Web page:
Looking East Via Moreh: Prospects and Challenges for the Kukis
in N. Haokip & M. Lunminthang (eds.) The Kuki Society: Past, Present and Future. New Delhi: Maxford, 2011, pp. 190-202.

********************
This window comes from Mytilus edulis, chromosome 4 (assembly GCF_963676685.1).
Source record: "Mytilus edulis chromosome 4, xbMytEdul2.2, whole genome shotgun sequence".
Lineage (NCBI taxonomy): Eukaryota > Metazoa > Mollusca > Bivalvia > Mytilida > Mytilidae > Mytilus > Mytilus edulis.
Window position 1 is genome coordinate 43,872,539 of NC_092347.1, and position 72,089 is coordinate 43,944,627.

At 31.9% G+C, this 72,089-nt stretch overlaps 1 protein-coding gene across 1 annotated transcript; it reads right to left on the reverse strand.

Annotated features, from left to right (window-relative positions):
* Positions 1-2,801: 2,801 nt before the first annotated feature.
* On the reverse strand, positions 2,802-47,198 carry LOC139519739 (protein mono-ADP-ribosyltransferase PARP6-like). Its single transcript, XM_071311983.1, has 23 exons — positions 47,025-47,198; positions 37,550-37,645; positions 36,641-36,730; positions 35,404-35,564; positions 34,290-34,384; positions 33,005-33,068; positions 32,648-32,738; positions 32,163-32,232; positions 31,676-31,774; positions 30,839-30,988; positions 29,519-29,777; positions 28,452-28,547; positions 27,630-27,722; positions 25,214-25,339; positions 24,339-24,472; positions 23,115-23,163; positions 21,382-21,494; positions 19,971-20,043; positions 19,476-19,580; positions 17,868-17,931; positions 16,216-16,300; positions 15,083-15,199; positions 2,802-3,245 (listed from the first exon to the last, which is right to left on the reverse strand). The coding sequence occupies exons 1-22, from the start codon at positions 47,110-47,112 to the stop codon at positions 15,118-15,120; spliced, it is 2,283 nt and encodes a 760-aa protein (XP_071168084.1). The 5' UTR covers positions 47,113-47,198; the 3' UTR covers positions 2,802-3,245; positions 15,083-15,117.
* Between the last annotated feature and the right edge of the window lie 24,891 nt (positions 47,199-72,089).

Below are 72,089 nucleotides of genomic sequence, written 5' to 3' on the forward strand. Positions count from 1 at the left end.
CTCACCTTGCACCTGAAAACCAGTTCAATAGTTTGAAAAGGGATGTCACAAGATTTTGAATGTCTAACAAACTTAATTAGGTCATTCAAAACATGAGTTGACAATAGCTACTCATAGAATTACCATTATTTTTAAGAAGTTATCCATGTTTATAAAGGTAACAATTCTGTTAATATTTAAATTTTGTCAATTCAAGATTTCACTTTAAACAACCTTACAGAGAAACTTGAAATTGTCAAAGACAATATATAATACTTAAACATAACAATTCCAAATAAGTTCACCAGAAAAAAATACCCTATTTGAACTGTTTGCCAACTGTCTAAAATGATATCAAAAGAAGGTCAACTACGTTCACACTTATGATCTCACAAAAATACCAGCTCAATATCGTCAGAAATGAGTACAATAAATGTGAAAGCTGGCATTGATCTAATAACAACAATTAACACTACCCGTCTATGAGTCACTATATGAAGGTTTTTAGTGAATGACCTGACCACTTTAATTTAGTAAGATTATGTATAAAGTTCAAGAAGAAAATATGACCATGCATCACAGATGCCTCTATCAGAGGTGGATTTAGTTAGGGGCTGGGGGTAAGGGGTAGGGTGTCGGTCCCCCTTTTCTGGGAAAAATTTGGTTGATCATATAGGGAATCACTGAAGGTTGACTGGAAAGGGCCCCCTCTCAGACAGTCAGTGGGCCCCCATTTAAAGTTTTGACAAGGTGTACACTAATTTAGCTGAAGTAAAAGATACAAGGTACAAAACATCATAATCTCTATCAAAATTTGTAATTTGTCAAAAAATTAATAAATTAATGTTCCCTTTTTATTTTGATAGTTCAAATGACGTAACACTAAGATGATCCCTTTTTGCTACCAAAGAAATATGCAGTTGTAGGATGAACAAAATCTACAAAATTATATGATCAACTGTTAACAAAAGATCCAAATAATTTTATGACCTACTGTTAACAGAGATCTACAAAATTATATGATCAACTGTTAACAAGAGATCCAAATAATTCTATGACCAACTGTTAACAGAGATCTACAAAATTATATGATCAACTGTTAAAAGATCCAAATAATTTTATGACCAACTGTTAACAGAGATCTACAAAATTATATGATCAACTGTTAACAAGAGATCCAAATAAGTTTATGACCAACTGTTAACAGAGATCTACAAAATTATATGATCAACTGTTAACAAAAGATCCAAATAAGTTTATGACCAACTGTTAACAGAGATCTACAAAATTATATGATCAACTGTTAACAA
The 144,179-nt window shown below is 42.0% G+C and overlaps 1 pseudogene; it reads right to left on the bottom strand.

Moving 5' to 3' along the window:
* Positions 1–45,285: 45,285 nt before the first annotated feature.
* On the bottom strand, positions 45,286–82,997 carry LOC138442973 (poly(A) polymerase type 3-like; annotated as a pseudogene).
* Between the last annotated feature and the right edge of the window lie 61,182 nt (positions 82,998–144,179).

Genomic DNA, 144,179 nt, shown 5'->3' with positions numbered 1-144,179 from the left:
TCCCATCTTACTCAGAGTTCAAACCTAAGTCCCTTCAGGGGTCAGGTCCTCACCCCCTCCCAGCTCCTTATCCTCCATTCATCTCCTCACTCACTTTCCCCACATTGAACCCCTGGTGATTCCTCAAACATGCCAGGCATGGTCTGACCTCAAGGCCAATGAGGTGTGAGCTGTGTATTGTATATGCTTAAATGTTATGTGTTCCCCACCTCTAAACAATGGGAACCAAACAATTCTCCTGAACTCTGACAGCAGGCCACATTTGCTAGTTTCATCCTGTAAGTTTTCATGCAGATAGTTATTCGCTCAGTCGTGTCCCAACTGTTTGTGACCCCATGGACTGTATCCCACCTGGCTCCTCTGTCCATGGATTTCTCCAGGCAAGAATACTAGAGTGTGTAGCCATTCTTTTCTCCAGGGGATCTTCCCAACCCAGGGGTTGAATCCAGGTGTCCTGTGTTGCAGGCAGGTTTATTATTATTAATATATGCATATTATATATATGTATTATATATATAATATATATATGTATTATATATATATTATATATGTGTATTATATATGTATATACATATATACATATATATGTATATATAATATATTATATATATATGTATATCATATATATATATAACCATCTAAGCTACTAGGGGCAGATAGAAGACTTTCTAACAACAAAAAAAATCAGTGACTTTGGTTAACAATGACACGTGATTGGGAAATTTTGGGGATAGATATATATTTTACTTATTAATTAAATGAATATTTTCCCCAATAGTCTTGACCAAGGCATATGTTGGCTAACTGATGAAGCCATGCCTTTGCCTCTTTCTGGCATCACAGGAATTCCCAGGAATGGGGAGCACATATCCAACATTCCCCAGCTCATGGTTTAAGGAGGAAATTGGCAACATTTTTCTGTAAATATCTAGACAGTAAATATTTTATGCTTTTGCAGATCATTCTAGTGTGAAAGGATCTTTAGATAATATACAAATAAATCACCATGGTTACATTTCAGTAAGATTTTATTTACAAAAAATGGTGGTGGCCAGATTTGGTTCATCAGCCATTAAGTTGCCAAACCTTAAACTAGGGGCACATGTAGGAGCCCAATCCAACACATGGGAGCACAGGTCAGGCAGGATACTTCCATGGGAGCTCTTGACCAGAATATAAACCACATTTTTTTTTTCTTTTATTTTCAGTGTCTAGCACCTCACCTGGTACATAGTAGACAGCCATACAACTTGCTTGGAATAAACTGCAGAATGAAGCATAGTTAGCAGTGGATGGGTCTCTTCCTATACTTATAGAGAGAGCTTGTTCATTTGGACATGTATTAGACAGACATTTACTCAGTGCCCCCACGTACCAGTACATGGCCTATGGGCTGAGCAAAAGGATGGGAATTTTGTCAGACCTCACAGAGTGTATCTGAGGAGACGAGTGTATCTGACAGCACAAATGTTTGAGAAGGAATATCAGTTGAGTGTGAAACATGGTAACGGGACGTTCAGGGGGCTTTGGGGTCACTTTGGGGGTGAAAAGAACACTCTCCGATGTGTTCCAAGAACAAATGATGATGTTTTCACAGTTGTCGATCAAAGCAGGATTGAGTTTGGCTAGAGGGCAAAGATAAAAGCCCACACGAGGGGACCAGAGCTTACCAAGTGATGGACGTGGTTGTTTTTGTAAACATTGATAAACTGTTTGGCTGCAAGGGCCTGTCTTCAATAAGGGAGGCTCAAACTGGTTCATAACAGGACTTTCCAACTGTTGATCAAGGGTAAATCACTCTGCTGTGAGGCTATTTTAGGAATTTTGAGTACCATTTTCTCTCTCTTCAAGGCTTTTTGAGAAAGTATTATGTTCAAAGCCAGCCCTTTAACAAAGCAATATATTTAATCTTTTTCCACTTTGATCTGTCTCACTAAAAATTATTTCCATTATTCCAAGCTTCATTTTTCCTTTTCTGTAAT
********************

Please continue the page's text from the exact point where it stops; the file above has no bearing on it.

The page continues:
The division of British India and the then Burma in 1937, the hardening of international borders since 1947 and the subsequent disruption of old trade routes by the colonial rulers, India’s import substitution economy after 1947 deprived the trans-border communities in Northeast India of its natural markets. Of late, there has been much talk about the potential of India’s Look East policy in transforming the region. The inclusion of the Northeast as an important component of this policy in 2003 is dubbed as the new paradigm of development in the northeast development perspective. The policy envisages the region not as the periphery of India, but as the centre of a thriving and integrated economic space. Thus, it is seen as an excellent opportunity to integrate not only with Indian mainland economy but also with India’s neighbouring countries. Within the overall framework of development of the Northeastern region through the Look East policy, Moreh has a special place as the first and only thriving trading point in the region. The vicinity of Moreh is inhabited by the Kukis on both side of the international border and there exist a vast potential for development through border trade. Despite such proposition, what happens on the ground is a different story. Therefore, it is pertinent to find who actually reaps these benefits and what impact does border trade have on the livelihoods and identities of people in the border areas. The present paper therefore attempts to analyse the prospects and challenges of India’s Look East policy in the context of the Kukis.